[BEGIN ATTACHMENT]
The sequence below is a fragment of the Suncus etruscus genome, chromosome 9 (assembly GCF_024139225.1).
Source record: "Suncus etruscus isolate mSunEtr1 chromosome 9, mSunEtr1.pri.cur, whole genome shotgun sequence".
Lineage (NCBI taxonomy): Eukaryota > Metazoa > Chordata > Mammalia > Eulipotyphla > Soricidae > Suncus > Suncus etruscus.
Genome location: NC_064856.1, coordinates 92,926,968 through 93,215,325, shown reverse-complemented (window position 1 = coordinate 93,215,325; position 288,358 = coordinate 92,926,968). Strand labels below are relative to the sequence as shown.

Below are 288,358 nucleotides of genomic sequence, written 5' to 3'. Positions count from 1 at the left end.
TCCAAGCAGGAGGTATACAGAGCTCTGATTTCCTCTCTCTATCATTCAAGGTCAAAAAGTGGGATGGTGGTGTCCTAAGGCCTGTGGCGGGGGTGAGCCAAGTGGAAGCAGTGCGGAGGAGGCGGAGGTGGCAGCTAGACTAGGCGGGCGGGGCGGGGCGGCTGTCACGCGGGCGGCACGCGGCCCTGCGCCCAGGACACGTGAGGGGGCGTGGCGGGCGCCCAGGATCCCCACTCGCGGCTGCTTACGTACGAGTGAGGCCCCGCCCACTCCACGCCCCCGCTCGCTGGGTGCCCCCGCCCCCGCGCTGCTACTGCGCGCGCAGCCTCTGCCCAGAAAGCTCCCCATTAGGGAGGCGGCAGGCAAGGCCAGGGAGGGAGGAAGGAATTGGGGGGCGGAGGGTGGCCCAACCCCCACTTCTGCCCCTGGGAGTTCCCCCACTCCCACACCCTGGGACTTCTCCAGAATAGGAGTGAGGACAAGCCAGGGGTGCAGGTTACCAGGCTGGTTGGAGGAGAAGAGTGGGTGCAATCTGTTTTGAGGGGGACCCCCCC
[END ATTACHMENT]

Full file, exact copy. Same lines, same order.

The sequence below is a fragment of the Suncus etruscus genome, chromosome 9 (assembly GCF_024139225.1).
Source record: "Suncus etruscus isolate mSunEtr1 chromosome 9, mSunEtr1.pri.cur, whole genome shotgun sequence".
Lineage (NCBI taxonomy): Eukaryota > Metazoa > Chordata > Mammalia > Eulipotyphla > Soricidae > Suncus > Suncus etruscus.
Genome location: NC_064856.1, coordinates 92,926,968 through 93,215,325, shown reverse-complemented (window position 1 = coordinate 93,215,325; position 288,358 = coordinate 92,926,968). Strand labels below are relative to the sequence as shown.

Below are 288,358 nucleotides of genomic sequence, written 5' to 3'. Positions count from 1 at the left end.
TCCAAGCAGGAGGTATACAGAGCTCTGATTTCCTCTCTCTATCATTCAAGGTCAAAAAGTGGGATGGTGGTGTCCTAAGGCCTGTGGCGGGGGTGAGCCAAGTGGAAGCAGTGCGGAGGAGGCGGAGGTGGCAGCTAGACTAGGCGGGCGGGGCGGGGCGGCTGTCACGCGGGCGGCACGCGGCCCTGCGCCCAGGACACGTGAGGGGGCGTGGCGGGCGCCCAGGATCCCCACTCGCGGCTGCTTACGTACGAGTGAGGCCCCGCCCACTCCACGCCCCCGCTCGCTGGGTGCCCCCGCCCCCGCGCTGCTACTGCGCGCGCAGCCTCTGCCCAGAAAGCTCCCCATTAGGGAGGCGGCAGGCAAGGCCAGGGAGGGAGGAAGGAATTGGGGGGCGGAGGGTGGCCCAACCCCCACTTCTGCCCCTGGGAGTTCCCCCACTCCCACACCCTGGGACTTCTCCAGAATAGGAGTGAGGACAAGCCAGGGGTGCAGGTTACCAGGCTGGTTGGAGGAGAAGAGTGGGTGCAATCTGTTTTGAGGGGGACCCCCCC